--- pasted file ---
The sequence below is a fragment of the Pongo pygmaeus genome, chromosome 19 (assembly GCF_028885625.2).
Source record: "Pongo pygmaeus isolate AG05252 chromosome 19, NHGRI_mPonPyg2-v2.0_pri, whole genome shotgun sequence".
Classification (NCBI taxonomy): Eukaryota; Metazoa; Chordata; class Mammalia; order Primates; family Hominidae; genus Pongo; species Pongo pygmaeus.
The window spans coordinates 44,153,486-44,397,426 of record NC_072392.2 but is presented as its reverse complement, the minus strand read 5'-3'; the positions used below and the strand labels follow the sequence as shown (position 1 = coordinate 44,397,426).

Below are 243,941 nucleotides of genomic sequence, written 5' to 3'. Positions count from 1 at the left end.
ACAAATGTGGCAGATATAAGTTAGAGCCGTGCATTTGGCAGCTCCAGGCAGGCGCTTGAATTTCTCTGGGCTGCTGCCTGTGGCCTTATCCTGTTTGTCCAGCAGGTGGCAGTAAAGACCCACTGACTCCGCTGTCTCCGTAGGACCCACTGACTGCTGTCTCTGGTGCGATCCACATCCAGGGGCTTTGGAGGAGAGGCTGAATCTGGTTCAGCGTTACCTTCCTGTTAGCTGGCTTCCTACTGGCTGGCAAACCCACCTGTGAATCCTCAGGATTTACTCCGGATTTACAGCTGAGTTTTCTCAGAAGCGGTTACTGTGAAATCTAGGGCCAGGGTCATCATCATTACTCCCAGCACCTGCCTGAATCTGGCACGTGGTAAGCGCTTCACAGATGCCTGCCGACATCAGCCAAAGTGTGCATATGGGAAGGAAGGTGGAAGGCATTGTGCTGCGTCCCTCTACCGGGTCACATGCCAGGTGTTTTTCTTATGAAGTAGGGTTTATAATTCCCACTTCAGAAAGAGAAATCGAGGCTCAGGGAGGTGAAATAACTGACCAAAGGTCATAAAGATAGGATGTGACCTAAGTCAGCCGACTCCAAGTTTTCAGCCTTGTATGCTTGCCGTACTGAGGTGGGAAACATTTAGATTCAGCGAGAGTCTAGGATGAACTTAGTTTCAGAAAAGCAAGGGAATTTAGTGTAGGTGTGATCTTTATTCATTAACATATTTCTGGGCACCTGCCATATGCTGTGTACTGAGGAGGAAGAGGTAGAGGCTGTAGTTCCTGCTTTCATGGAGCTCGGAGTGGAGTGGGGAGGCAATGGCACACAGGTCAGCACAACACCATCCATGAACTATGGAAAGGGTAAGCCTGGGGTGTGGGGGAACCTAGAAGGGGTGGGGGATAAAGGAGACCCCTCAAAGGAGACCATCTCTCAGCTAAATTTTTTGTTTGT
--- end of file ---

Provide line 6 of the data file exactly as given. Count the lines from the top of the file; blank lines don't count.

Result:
ACAAATGTGGCAGATATAAGTTAGAGCCGTGCATTTGGCAGCTCCAGGCAGGCGCTTGAATTTCTCTGGGCTGCTGCCTGTGGCCTTATCCTGTTTGTCCAGCAGGTGGCAGTAAAGACCCACTGACTCCGCTGTCTCCGTAGGACCCACTGACTGCTGTCTCTGGTGCGATCCACATCCAGGGGCTTTGGAGGAGAGGCTGAATCTGGTTCAGCGTTACCTTCCTGTTAGCTGGCTTCCTACTGGCTGGCAAACCCACCTGTGAATCCTCAGGATTTACTCCGGATTTACAGCTGAGTTTTCTCAGAAGCGGTTACTGTGAAATCTAGGGCCAGGGTCATCATCATTACTCCCAGCACCTGCCTGAATCTGGCACGTGGTAAGCGCTTCACAGATGCCTGCCGACATCAGCCAAAGTGTGCATATGGGAAGGAAGGTGGAAGGCATTGTGCTGCGTCCCTCTACCGGGTCACATGCCAGGTGTTTTTCTTATGAAGTAGGGTTTATAATTCCCACTTCAGAAAGAGAAATCGAGGCTCAGGGAGGTGAAATAACTGACCAAAGGTCATAAAGATAGGATGTGACCTAAGTCAGCCGACTCCAAGTTTTCAGCCTTGTATGCTTGCCGTACTGAGGTGGGAAACATTTAGATTCAGCGAGAGTCTAGGATGAACTTAGTTTCAGAAAAGCAAGGGAATTTAGTGTAGGTGTGATCTTTATTCATTAACATATTTCTGGGCACCTGCCATATGCTGTGTACTGAGGAGGAAGAGGTAGAGGCTGTAGTTCCTGCTTTCATGGAGCTCGGAGTGGAGTGGGGAGGCAATGGCACACAGGTCAGCACAACACCATCCATGAACTATGGAAAGGGTAAGCCTGGGGTGTGGGGGAACCTAGAAGGGGTGGGGGATAAAGGAGACCCCTCAAAGGAGACCATCTCTCAGCTAAATTTTTTGTTTGT